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Oregon judges recommend barring ICE from courthouse arrests

KTVZ file

(Update: Adds committee recommendation, details)

SALEM, Ore. (AP) — Seeking to halt federal agents from arresting people in courthouses for immigration violations, a panel of judges in Oregon has asked the state’s Supreme Court chief justice to impose a rule stating that no one should be subjected to arrest without a warrant.

Several judges on the Uniform Trial Court Rules Committee said Friday the matter is of urgent concern because immigrants, even legal residents, are afraid to go to court because of fear they will be detained by U.S. Immigration & Customs Enforcement agents.

The agents have been detaining people who appear for court proceedings and are suspected of being in the United States illegally. In one incident, captured in a videotape shown by lawyers to the committee, ICE agents pepper-sprayed family members of a person they were trying to arrest. That incident happened in a courthouse in Astoria, Oregon.

The committee voted in favor of recommending to Oregon Chief Justice Martha Walters that she establish a rule that anyone inside a courthouse or in the immediate area be safe from arrest by immigration agents if they don’t have a judicial warrant.

Some of the judges on the committee, though, worried that this could set up an armed confrontation with county sheriff’s deputies who provide court security and federal agents.

“I don’t know how we would handle that situation, honestly,” said Judge Lung Hung of Malheur County Circuit Court. “It’s the enforcement that concerns me.”

Leland Baxter-Neal, a staff attorney with the ACLU of Oregon, said he did not envision that deputies would be tackling federal agents to prevent them from arresting immigrants in courthouses. Violations of the rule, if it is adopted by Walters, would be presented as evidence if the detainee was taken to immigration court.

Baxter-Neal also said that in jurisdictions that have adopted similar rules, ICE has respected them, and that he expected they would also be respected in Oregon.

ICE spokeswoman Tanya Roman said the idea that a state law can bind the hands of a federal law enforcement agency is wrong. She said federal law provides ICE officers the authority to arrest people who are in the country illegally without a judicial warrant.

“In fact, no judge in this country has the authority to issue a warrant for a civil immigration violation. Congress, by statute, vested this authorization solely to supervisory immigration officers,” Roman said in an email.

The New York State Office of Court Administration in April issued rules curtailing the ability of federal immigration officials to arrest immigrants in state courthouses without warrants. Courts in Massachusetts, New Jersey and New Mexico have limited or blocked ICE from conducting courthouse arrests, according to Innovation Law Lab, a Portland firm that is pressing for the rules in Oregon. In California, a law was signed this week that will prohibit ICE arrests at courts, Innovation Law Lab said.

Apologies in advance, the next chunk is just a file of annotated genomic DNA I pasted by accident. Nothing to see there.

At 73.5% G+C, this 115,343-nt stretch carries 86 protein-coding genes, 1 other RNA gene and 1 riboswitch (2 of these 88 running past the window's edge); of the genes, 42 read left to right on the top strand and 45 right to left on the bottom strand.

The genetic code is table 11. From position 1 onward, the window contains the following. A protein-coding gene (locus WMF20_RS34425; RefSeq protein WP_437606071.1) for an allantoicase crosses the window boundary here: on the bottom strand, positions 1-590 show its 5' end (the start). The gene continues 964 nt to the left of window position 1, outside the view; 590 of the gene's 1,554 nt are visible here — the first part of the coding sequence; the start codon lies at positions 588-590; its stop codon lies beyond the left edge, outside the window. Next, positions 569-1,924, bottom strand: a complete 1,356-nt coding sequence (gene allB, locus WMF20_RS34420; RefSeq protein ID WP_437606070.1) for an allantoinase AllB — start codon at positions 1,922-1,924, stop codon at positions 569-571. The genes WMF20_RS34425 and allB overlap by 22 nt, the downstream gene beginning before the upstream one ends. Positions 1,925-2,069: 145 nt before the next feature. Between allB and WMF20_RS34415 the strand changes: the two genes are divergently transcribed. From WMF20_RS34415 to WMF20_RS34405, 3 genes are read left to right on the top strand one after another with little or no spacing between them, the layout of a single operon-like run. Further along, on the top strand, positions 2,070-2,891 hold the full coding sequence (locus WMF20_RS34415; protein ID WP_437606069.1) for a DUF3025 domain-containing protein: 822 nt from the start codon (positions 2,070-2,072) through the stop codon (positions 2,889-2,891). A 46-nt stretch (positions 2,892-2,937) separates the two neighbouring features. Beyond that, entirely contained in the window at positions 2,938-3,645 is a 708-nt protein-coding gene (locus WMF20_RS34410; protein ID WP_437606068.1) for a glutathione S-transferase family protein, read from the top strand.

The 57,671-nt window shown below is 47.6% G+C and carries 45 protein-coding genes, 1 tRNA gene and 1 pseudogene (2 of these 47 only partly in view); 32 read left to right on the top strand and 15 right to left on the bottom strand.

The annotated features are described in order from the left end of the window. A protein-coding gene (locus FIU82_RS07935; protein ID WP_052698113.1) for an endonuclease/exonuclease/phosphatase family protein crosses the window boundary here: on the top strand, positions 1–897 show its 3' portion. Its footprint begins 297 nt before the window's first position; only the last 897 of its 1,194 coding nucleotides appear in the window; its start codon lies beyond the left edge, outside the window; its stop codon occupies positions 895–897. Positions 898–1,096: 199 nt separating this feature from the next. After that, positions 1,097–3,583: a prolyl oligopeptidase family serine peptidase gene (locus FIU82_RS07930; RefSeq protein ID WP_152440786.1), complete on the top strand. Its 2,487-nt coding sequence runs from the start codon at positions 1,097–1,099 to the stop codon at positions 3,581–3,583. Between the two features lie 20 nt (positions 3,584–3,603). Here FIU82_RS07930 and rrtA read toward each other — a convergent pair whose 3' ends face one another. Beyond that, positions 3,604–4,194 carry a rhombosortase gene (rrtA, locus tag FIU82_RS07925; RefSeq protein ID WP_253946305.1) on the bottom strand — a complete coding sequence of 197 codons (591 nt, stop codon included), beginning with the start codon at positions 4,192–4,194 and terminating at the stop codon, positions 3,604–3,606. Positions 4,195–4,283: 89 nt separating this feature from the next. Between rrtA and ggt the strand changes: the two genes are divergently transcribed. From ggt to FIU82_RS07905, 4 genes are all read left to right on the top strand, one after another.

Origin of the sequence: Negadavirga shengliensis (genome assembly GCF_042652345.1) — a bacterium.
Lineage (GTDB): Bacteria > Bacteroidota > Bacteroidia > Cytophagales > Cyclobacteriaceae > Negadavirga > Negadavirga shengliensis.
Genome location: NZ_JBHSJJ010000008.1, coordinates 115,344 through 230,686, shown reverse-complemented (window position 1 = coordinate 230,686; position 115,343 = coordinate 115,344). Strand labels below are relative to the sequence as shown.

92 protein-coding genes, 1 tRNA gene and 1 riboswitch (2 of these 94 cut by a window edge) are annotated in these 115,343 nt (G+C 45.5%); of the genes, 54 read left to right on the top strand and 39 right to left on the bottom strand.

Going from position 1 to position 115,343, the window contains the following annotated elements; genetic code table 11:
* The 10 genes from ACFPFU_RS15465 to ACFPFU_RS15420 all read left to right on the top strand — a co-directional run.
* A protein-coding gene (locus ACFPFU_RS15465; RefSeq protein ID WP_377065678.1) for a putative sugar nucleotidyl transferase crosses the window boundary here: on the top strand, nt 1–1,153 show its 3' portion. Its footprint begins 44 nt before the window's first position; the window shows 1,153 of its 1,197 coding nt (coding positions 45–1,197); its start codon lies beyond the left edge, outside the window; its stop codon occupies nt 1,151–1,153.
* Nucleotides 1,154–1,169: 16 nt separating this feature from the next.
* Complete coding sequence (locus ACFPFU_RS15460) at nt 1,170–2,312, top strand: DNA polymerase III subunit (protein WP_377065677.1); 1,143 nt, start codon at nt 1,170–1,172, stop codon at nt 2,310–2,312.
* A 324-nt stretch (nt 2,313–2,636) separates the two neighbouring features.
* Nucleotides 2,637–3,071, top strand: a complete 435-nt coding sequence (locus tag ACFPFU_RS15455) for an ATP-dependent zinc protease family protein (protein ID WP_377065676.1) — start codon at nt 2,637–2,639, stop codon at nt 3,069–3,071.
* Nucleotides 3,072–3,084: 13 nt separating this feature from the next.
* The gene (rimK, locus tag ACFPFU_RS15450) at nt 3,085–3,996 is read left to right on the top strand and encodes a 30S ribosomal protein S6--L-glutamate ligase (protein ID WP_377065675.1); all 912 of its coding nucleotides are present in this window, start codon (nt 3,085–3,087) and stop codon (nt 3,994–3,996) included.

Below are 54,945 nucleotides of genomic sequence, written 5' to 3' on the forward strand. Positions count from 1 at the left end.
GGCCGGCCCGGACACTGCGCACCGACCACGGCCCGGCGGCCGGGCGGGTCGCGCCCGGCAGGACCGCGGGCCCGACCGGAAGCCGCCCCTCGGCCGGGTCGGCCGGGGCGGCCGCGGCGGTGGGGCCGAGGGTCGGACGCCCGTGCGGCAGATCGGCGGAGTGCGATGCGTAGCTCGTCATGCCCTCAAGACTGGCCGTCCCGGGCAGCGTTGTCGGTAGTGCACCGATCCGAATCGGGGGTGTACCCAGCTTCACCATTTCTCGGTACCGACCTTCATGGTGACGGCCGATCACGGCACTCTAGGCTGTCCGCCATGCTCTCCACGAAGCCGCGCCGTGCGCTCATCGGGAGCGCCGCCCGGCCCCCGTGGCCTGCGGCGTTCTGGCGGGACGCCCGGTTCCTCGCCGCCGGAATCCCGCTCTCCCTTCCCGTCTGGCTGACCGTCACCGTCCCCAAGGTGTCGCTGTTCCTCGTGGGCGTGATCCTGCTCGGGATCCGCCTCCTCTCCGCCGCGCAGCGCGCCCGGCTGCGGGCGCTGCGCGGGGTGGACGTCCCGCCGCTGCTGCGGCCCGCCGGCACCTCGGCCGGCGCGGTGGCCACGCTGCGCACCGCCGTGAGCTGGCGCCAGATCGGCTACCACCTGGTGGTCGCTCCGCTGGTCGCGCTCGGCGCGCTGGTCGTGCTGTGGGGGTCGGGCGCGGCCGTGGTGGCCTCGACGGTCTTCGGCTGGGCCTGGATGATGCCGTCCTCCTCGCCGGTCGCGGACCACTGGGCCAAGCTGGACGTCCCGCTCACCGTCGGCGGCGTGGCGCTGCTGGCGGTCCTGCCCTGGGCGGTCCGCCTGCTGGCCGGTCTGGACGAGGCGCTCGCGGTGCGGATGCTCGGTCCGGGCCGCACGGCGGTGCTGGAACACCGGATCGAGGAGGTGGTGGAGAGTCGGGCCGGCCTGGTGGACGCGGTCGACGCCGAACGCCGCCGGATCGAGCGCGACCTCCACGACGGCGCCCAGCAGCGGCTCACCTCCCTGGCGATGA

The issue is paramount because immigration enforcement efforts, which have increased under the Trump administration, are affecting the justice system, said Deschutes County Circuit Court Judge Wells Ashby, a committee member.

“A court needs to be a place where everyone feels they’re welcome,” Ashby said. “It has to be a safe space where we listen to people.”

Baxter-Neal cited the example of a legal permanent resident telling him he is afraid to go to court to pay a parking ticket.

Even an interpreter contracted by the Oregon Justice Department said she leery of going to and from a court, according to statements provided to the committee.

The ACLU of Oregon, Innovation Law Lab and the Portland law firm of Stoll Berne sought to have the committee make a more sweeping recommendation to Walters: That anyone traveling to and from a courthouse on court business be protected from arrest by federal agents without a warrant. But some of the judges on the panel said that was too vague and could be interpreted to mean that a person would potentially be protected on a journey of hundreds of miles.

The attorneys submitted the proposed rule on behalf of immigrants’ rights and court advocates including Adelante Mujeres, Causa Oregon and the Victim Rights Law Center.


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AP Only 2019

Article Topic Follows: Crime And Courts

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